A Message from the Wanderer
Today outside your prison I stand
and rattle my walking stick: Prisoners, listen;
you have relatives outside. And there are
thousands of ways to escape.
Years ago I bent my skill to keep my
cell locked, had chains smuggled to me in pies,
and shouted my plans to jailers;
but always new plans occured to me,
or the new heavy locks bent hinges off,
or some stupid jailer would forget
and leave the keys.
Inside, I dreamed of constellations—
those feeding creatures outlined by stars,
their skeletons a darkness between jewels,
heroes that exist only where they are not.
Thus freedom always came nibbling my thought,
just as—often, in light, on the open hills—
you can pass an antelope and not know
and look back, and then—even before you see—
there is something wrong about the grass.
And then you see.
That’s the way everything in the world is waiting.
Now—these few more words, and then I’m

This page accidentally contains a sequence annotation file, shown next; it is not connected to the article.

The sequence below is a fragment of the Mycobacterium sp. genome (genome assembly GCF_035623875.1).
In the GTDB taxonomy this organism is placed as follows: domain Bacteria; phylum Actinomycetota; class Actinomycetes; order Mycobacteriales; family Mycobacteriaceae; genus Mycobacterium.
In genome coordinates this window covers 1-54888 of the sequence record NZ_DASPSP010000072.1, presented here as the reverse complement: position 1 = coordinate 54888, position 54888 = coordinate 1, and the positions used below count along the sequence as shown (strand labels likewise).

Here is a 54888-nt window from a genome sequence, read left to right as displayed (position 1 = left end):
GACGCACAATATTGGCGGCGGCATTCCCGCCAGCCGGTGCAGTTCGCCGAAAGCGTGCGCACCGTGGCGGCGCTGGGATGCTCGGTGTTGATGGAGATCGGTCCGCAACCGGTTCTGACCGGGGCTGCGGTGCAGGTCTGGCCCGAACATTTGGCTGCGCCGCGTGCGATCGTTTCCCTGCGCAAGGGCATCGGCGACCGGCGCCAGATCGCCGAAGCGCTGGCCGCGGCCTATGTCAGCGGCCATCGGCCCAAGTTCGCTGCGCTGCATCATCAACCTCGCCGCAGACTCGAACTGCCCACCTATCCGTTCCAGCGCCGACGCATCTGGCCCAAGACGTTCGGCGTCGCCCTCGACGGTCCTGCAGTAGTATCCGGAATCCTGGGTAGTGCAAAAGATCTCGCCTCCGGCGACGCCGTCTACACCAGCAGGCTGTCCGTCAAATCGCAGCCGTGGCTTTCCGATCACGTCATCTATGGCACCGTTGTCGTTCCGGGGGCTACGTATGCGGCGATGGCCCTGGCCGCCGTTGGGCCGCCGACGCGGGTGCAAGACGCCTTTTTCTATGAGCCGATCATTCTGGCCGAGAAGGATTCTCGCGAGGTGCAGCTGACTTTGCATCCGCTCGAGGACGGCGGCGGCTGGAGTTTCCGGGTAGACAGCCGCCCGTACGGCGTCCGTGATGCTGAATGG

gone: Tell everyone just to remember
their names, and remind others, later, when we
find each other. Tell the little ones
to cry and then go to sleep, curled up
where they can. And if any of us get lost,
if any of us cannot come all the way—
remember: there will come a time when
all we have said and all we have hoped
will be all right.
There will be that form in the grass.
–William E. Stafford
This poem speaks to an exquisite kind of redemptive hope, one that is akin to the feelings I am carrying after a weekend spent with friends who have been with me for most of my adult life. Stafford’s image of a form in the grass is such a redolent metaphor for that moment “when all we have said and all we have hoped will be all right.” Blessed be that day.
Oh, and be sure to just remember your name.